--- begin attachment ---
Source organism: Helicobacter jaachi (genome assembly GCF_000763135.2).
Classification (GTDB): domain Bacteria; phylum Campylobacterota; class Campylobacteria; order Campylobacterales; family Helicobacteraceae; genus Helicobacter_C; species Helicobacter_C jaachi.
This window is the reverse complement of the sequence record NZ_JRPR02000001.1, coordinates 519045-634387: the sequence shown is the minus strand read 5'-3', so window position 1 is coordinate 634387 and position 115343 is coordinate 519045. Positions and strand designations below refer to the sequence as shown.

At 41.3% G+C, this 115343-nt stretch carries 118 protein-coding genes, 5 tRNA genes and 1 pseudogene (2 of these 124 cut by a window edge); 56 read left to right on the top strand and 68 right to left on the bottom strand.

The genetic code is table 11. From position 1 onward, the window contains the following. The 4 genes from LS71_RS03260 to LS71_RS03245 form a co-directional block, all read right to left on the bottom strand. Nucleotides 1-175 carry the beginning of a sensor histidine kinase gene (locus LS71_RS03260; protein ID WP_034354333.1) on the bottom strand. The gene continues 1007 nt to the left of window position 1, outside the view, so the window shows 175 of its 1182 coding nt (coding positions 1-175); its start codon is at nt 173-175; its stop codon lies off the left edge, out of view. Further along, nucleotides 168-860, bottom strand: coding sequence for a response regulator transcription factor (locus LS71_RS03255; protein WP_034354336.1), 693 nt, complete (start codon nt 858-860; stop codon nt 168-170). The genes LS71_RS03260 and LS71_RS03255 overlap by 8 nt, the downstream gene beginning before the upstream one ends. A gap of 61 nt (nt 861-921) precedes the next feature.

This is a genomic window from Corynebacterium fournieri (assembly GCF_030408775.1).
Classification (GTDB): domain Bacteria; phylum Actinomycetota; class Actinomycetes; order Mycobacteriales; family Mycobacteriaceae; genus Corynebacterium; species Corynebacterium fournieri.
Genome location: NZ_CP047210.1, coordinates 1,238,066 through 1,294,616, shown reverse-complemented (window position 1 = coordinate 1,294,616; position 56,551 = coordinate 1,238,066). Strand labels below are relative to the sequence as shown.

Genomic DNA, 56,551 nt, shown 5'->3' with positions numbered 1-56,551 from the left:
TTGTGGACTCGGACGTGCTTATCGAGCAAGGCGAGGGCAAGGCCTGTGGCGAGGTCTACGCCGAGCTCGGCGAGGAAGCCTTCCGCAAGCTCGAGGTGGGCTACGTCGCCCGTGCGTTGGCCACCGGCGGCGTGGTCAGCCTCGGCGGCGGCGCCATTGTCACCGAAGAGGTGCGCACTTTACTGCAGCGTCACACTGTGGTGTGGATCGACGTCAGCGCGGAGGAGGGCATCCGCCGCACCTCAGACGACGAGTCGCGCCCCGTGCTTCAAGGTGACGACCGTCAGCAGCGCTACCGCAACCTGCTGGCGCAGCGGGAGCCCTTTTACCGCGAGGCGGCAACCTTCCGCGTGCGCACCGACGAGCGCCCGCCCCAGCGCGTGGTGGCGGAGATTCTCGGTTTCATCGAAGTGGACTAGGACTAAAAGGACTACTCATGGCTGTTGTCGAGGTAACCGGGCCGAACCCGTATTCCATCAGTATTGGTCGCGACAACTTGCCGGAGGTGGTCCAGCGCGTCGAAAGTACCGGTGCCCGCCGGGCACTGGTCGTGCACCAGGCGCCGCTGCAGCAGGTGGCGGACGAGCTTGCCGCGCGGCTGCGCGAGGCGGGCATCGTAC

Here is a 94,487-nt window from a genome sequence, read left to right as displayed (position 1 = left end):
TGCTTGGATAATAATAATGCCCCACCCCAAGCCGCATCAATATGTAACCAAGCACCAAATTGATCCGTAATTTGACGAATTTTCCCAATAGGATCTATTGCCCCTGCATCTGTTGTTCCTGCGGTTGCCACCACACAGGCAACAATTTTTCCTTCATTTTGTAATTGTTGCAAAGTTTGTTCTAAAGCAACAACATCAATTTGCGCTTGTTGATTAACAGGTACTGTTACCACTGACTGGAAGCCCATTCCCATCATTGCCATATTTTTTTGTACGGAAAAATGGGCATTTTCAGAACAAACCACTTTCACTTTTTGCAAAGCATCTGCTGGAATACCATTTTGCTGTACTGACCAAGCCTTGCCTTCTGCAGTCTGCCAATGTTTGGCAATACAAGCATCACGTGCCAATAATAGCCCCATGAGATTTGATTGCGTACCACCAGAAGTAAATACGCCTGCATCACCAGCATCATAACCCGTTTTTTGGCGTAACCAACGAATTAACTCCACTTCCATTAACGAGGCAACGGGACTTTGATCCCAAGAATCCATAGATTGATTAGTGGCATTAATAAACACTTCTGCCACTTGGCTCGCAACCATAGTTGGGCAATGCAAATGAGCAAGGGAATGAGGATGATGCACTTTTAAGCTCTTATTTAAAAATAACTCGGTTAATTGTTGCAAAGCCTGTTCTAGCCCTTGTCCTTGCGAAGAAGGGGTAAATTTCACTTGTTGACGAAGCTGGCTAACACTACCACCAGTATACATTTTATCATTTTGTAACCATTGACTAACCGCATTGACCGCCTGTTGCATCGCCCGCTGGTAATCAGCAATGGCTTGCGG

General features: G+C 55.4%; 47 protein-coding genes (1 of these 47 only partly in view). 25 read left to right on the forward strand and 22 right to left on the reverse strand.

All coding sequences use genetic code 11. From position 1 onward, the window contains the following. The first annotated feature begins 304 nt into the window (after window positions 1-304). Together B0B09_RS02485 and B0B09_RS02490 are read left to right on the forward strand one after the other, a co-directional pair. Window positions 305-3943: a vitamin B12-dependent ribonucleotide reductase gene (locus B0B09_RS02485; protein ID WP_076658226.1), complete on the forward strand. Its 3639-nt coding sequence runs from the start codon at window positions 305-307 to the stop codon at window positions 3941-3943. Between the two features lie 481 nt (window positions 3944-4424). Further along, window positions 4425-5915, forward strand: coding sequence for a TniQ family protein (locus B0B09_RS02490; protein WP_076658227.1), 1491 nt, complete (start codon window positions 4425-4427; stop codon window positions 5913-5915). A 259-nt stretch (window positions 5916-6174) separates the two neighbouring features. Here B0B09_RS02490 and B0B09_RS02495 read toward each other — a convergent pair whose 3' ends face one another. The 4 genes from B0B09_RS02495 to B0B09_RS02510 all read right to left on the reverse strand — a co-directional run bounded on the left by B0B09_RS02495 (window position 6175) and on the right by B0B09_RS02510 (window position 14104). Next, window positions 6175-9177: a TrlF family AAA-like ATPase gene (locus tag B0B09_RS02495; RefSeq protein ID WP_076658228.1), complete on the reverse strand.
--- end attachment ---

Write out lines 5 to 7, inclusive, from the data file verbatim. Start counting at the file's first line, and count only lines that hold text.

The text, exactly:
The genetic code is table 11. From position 1 onward, the window contains the following. The 4 genes from LS71_RS03260 to LS71_RS03245 form a co-directional block, all read right to left on the bottom strand. Nucleotides 1-175 carry the beginning of a sensor histidine kinase gene (locus LS71_RS03260; protein ID WP_034354333.1) on the bottom strand. The gene continues 1007 nt to the left of window position 1, outside the view, so the window shows 175 of its 1182 coding nt (coding positions 1-175); its start codon is at nt 173-175; its stop codon lies off the left edge, out of view. Further along, nucleotides 168-860, bottom strand: coding sequence for a response regulator transcription factor (locus LS71_RS03255; protein WP_034354336.1), 693 nt, complete (start codon nt 858-860; stop codon nt 168-170). The genes LS71_RS03260 and LS71_RS03255 overlap by 8 nt, the downstream gene beginning before the upstream one ends. A gap of 61 nt (nt 861-921) precedes the next feature.

This is a genomic window from Corynebacterium fournieri (assembly GCF_030408775.1).
Classification (GTDB): domain Bacteria; phylum Actinomycetota; class Actinomycetes; order Mycobacteriales; family Mycobacteriaceae; genus Corynebacterium; species Corynebacterium fournieri.